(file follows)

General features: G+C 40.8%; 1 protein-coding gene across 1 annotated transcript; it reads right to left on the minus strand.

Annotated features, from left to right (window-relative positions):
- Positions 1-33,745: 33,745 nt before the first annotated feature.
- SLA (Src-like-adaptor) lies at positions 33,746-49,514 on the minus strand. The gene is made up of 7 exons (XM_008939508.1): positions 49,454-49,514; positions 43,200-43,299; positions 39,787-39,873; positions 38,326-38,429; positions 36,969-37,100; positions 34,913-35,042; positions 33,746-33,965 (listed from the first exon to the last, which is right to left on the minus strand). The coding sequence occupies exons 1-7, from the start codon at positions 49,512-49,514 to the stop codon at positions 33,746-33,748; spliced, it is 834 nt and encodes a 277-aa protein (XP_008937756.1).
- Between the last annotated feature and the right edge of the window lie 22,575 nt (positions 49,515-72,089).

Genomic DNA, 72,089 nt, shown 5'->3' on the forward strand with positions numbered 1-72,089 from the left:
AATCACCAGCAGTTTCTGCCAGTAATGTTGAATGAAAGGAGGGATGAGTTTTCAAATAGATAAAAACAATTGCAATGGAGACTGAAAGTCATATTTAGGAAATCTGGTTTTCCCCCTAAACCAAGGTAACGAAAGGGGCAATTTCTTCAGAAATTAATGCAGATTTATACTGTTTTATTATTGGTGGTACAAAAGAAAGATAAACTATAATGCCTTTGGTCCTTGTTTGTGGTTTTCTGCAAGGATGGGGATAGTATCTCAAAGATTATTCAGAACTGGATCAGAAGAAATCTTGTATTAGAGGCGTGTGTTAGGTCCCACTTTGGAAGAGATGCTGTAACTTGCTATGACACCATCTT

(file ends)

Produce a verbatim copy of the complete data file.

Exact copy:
General features: G+C 40.8%; 1 protein-coding gene across 1 annotated transcript; it reads right to left on the minus strand.

Annotated features, from left to right (window-relative positions):
- Positions 1-33,745: 33,745 nt before the first annotated feature.
- SLA (Src-like-adaptor) lies at positions 33,746-49,514 on the minus strand. The gene is made up of 7 exons (XM_008939508.1): positions 49,454-49,514; positions 43,200-43,299; positions 39,787-39,873; positions 38,326-38,429; positions 36,969-37,100; positions 34,913-35,042; positions 33,746-33,965 (listed from the first exon to the last, which is right to left on the minus strand). The coding sequence occupies exons 1-7, from the start codon at positions 49,512-49,514 to the stop codon at positions 33,746-33,748; spliced, it is 834 nt and encodes a 277-aa protein (XP_008937756.1).
- Between the last annotated feature and the right edge of the window lie 22,575 nt (positions 49,515-72,089).

Genomic DNA, 72,089 nt, shown 5'->3' on the forward strand with positions numbered 1-72,089 from the left:
AATCACCAGCAGTTTCTGCCAGTAATGTTGAATGAAAGGAGGGATGAGTTTTCAAATAGATAAAAACAATTGCAATGGAGACTGAAAGTCATATTTAGGAAATCTGGTTTTCCCCCTAAACCAAGGTAACGAAAGGGGCAATTTCTTCAGAAATTAATGCAGATTTATACTGTTTTATTATTGGTGGTACAAAAGAAAGATAAACTATAATGCCTTTGGTCCTTGTTTGTGGTTTTCTGCAAGGATGGGGATAGTATCTCAAAGATTATTCAGAACTGGATCAGAAGAAATCTTGTATTAGAGGCGTGTGTTAGGTCCCACTTTGGAAGAGATGCTGTAACTTGCTATGACACCATCTT